Academic journal article Irish Journal of Management

Strategic Choice in the Non-Profit Sector: Modelling the Dimensions of Strategy

Academic journal article Irish Journal of Management

Strategic Choice in the Non-Profit Sector: Modelling the Dimensions of Strategy

Article excerpt

ABSTRACT

This study examines the strategy choices and processes of 25 non-profit housing organisations in Ireland to establish an empirical basis for defining the elements of strategy for non-profit organisations and to identify contingency factors. This paper commences with a review of current literature on alternative approaches to strategy in both the private and non-profit sectors and proposes a framework for researching strategy in non-profit organisations. Using this framework, five key research questions are posed. Strategy in non-profits includes decisions in relation to mission, environmental analysis, strategic content, organisational structure and the process of strategy formulation. In addition to highlighting the detailed components of each of the five strategy elements for the 25 non-profit housing associations in Ireland, the research suggests that there are at least three potentially important contingencies in non-profit strategy:

1 A highly regulated and/or 'predictable' external environment is consistent with a 'systemic' approach to strategy;

2 Organisations in the midst of significant growth are more likely to be concerned with decisions around mission and structure, while those in a more competitive, lower growth environment will be more focused on environmental analysis and strategy content;

3 Human resource related elements have a higher 'visibility' in non-profit strategy than current strategy literature would suggest.

INTRODUCTION

Studies of strategy in non-profit organisations have proliferated in the last decade with research questions addressing the formulation, content and implementation of strategy using a multitude of different methodologies. Nevertheless, the field remains fragmented (Stone et al., 1999) and displays an over-reliance on dated approaches to researching and formulating strategy derived from the private sector (Courtney, 2001). Furthermore, the majority of studies are based in the US, with relatively few studies on strategy in European non-profits. In this paper, we seek to address both of these issues by, firstly, proposing a research model that integrates recent literature regarding the range of strategic management approaches with existing knowledge about the shape and content of non-profit strategic management and, secondly, using the resulting model to describe the strategic choices made by 25 non-profit housing organisations in the Republic of Ireland (ROI) and Northern Ireland (NI). The focus of this study is on identifying the key elements of strategy and any patterns arid/or possible contingencies in the non-profit organisations studied.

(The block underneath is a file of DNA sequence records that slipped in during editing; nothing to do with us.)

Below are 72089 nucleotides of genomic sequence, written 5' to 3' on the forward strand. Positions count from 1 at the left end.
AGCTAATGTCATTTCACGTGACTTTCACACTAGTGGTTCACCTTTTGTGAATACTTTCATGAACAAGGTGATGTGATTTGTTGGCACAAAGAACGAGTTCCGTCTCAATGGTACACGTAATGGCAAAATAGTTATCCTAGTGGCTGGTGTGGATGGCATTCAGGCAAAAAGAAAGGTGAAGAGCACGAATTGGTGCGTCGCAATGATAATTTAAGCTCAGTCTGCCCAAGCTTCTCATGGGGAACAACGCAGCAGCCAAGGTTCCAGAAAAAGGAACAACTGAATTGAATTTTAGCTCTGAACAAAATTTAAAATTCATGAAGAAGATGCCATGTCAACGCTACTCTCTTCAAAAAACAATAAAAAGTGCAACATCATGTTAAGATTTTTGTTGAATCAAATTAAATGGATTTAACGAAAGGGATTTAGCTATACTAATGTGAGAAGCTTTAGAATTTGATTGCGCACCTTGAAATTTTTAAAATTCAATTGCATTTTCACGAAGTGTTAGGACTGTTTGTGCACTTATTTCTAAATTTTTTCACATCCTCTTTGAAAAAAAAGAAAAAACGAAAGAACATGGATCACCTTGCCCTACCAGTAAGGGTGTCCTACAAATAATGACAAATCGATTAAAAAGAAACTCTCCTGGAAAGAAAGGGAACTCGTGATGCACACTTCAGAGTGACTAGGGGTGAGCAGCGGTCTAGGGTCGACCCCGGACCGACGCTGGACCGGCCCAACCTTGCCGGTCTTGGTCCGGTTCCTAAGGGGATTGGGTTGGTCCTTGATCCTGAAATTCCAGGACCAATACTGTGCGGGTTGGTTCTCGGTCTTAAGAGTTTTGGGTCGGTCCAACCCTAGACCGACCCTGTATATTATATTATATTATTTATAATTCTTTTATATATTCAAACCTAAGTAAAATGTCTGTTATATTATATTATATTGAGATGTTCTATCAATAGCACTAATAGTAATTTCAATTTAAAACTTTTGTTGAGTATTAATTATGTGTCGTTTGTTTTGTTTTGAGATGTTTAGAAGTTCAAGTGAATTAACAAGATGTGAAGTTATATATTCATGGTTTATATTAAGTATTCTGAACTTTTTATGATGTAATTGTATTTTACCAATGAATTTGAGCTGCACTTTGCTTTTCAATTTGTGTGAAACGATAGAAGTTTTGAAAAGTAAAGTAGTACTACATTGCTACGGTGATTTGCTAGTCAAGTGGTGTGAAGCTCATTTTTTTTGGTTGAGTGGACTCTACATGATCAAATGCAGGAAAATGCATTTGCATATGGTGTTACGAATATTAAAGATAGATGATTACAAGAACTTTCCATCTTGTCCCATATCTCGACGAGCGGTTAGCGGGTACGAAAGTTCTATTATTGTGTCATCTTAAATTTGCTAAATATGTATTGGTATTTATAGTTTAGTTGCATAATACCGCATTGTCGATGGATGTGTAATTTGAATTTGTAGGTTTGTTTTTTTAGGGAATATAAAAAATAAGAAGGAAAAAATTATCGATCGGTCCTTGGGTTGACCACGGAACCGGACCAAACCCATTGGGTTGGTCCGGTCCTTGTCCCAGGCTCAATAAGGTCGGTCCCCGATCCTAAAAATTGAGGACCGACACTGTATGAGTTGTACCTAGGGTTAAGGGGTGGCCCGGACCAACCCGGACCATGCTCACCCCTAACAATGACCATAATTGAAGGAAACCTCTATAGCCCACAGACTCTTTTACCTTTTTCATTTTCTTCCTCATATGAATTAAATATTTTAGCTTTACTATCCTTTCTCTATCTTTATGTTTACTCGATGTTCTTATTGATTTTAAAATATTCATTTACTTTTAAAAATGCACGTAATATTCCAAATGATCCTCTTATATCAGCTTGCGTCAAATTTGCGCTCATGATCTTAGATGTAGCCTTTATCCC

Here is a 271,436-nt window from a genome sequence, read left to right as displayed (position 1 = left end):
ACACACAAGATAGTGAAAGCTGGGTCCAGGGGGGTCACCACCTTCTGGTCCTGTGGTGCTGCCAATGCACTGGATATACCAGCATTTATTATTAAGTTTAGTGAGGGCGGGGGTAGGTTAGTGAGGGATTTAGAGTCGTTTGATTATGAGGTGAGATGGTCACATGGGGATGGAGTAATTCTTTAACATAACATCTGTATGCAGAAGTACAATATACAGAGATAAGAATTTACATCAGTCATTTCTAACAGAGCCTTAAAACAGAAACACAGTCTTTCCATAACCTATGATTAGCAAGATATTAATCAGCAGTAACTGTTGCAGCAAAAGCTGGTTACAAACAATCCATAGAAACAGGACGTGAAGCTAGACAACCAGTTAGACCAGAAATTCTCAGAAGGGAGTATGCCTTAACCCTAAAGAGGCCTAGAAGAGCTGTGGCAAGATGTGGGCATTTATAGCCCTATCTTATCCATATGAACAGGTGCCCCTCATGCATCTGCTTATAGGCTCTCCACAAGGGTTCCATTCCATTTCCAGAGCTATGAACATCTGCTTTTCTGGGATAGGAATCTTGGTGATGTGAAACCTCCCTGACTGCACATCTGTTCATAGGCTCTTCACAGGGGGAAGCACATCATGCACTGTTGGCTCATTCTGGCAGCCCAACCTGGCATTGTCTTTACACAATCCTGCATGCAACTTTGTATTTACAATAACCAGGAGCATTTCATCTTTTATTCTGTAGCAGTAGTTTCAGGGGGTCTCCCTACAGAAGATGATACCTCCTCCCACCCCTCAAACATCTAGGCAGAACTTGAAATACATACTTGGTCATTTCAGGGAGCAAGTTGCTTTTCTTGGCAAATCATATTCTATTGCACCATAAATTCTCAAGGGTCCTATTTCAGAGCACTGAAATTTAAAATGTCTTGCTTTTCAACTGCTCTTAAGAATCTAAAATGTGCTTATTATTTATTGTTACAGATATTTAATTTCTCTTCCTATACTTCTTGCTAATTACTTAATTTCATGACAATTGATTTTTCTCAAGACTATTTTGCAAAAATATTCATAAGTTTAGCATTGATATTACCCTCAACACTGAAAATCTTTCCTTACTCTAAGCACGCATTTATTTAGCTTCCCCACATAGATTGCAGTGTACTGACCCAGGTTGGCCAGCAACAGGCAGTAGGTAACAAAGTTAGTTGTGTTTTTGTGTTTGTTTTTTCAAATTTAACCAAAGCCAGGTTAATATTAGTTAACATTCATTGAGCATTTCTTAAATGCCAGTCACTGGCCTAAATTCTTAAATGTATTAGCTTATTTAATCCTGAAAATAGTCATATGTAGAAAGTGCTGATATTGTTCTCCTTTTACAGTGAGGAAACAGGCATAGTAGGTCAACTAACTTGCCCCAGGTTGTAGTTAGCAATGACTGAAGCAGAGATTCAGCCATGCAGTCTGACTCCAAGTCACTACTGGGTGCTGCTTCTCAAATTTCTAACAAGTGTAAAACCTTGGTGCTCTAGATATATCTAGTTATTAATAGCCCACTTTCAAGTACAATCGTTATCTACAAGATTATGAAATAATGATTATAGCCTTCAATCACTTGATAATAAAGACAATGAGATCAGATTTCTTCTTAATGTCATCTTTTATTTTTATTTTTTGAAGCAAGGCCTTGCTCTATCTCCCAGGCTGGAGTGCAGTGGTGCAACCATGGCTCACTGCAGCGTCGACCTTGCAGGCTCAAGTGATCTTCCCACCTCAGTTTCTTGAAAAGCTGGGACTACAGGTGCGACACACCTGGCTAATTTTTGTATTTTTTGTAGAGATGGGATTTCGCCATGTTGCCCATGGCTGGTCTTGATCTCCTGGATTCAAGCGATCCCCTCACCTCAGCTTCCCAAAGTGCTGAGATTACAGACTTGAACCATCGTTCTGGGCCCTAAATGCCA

The first section of this paper presents our research model based on a review of current literature in the non-profit strategy domain as well as the current paradigms in mainstream strategy literature. This section concludes with the key research questions and the methodology used. The second section reports 011 the main findings of our research into Irish non-profit housing organisation strategy and compares these findings with existing theory. The implications for theory in relation to strategy in non-profit organisations are summarised in the final section, along with implications for practitioners and policy makers as appropriate.

RESEARCH MODEL AND METHODOLOGY

Stone et al. (1999) proposed a range of analytic categories for describing strategy in non-profit organisations based on their analysis of 65 empirically based journal articles relating to non-profit strategy. Courtney (2001) investigated strategy research and practice among non-profits in Ireland and England and proposed that the 'new pragmatic approach' (Nohria and Berkley, 1994) to strategic management was much more in tune with the culture and values of the non-profit sector than the classic planning approach that informs much of the research (and practice) discussed in Stone et al. (1999). Based on these two sources we determined that the relevant questions for an analysis of non-profit strategy are:

1 What are the choices that organisations make that could be considered 'strategic'? …

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